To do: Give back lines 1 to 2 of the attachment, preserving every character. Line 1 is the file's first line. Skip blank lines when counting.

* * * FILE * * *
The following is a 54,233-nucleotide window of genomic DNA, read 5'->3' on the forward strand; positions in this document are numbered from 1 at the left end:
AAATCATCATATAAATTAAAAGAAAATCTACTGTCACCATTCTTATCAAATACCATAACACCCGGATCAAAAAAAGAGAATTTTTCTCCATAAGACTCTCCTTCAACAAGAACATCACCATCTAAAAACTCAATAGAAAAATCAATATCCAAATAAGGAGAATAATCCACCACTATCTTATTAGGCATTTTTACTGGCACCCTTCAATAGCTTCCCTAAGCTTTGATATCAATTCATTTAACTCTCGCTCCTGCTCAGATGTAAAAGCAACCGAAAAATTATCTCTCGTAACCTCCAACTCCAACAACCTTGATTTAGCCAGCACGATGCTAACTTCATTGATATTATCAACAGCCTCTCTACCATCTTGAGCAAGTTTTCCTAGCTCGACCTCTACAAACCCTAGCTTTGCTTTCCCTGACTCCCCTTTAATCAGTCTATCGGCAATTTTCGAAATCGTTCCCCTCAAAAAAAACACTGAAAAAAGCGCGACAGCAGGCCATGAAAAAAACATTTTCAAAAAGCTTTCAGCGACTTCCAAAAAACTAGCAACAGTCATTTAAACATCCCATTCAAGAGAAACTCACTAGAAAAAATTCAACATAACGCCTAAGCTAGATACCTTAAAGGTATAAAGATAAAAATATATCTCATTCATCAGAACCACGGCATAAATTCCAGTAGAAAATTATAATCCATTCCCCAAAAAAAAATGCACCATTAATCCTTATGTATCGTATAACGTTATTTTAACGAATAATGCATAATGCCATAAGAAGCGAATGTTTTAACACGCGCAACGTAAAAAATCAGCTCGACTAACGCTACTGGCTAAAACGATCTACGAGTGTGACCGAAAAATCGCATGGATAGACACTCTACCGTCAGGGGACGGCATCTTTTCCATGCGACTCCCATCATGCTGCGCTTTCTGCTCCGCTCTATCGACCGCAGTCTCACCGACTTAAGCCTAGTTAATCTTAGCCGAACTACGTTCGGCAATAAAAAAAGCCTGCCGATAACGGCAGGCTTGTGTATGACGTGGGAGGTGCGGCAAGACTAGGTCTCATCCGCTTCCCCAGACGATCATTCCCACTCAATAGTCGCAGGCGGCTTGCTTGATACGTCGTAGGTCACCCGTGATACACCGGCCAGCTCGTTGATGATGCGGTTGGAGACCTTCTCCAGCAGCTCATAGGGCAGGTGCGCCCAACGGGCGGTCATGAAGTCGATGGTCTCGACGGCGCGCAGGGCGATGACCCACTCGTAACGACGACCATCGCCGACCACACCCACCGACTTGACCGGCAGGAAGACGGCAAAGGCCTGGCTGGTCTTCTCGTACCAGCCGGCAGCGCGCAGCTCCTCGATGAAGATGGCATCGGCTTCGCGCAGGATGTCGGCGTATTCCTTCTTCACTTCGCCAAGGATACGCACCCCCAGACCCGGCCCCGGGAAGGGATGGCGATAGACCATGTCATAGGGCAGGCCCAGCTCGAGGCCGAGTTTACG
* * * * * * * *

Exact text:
The following is a 54,233-nucleotide window of genomic DNA, read 5'->3' on the forward strand; positions in this document are numbered from 1 at the left end:
AAATCATCATATAAATTAAAAGAAAATCTACTGTCACCATTCTTATCAAATACCATAACACCCGGATCAAAAAAAGAGAATTTTTCTCCATAAGACTCTCCTTCAACAAGAACATCACCATCTAAAAACTCAATAGAAAAATCAATATCCAAATAAGGAGAATAATCCACCACTATCTTATTAGGCATTTTTACTGGCACCCTTCAATAGCTTCCCTAAGCTTTGATATCAATTCATTTAACTCTCGCTCCTGCTCAGATGTAAAAGCAACCGAAAAATTATCTCTCGTAACCTCCAACTCCAACAACCTTGATTTAGCCAGCACGATGCTAACTTCATTGATATTATCAACAGCCTCTCTACCATCTTGAGCAAGTTTTCCTAGCTCGACCTCTACAAACCCTAGCTTTGCTTTCCCTGACTCCCCTTTAATCAGTCTATCGGCAATTTTCGAAATCGTTCCCCTCAAAAAAAACACTGAAAAAAGCGCGACAGCAGGCCATGAAAAAAACATTTTCAAAAAGCTTTCAGCGACTTCCAAAAAACTAGCAACAGTCATTTAAACATCCCATTCAAGAGAAACTCACTAGAAAAAATTCAACATAACGCCTAAGCTAGATACCTTAAAGGTATAAAGATAAAAATATATCTCATTCATCAGAACCACGGCATAAATTCCAGTAGAAAATTATAATCCATTCCCCAAAAAAAAATGCACCATTAATCCTTATGTATCGTATAACGTTATTTTAACGAATAATGCATAATGCCATAAGAAGCGAATGTTTTAACACGCGCAACGTAAAAAATCAGCTCGACTAACGCTACTGGCTAAAACGATCTACGAGTGTGACCGAAAAATCGCATGGATAGACACTCTACCGTCAGGGGACGGCATCTTTTCCATGCGACTCCCATCATGCTGCGCTTTCTGCTCCGCTCTATCGACCGCAGTCTCACCGACTTAAGCCTAGTTAATCTTAGCCGAACTACGTTCGGCAATAAAAAAAGCCTGCCGATAACGGCAGGCTTGTGTATGACGTGGGAGGTGCGGCAAGACTAGGTCTCATCCGCTTCCCCAGACGATCATTCCCACTCAATAGTCGCAGGCGGCTTGCTTGATACGTCGTAGGTCACCCGTGATACACCGGCCAGCTCGTTGATGATGCGGTTGGAGACCTTCTCCAGCAGCTCATAGGGCAGGTGCGCCCAACGGGCGGTCATGAAGTCGATGGTCTCGACGGCGCGCAGGGCGATGACCCACTCGTAACGACGACCATCGCCGACCACACCCACCGACTTGACCGGCAGGAAGACGGCAAAGGCCTGGCTGGTCTTCTCGTACCAGCCGGCAGCGCGCAGCTCCTCGATGAAGATGGCATCGGCTTCGCGCAGGATGTCGGCGTATTCCTTCTTCACTTCGCCAAGGATACGCACCCCCAGACCCGGCCCCGGGAAGGGATGGCGATAGACCATGTCATAGGGCAGGCCCAGCTCGAGGCCGAGTTTACG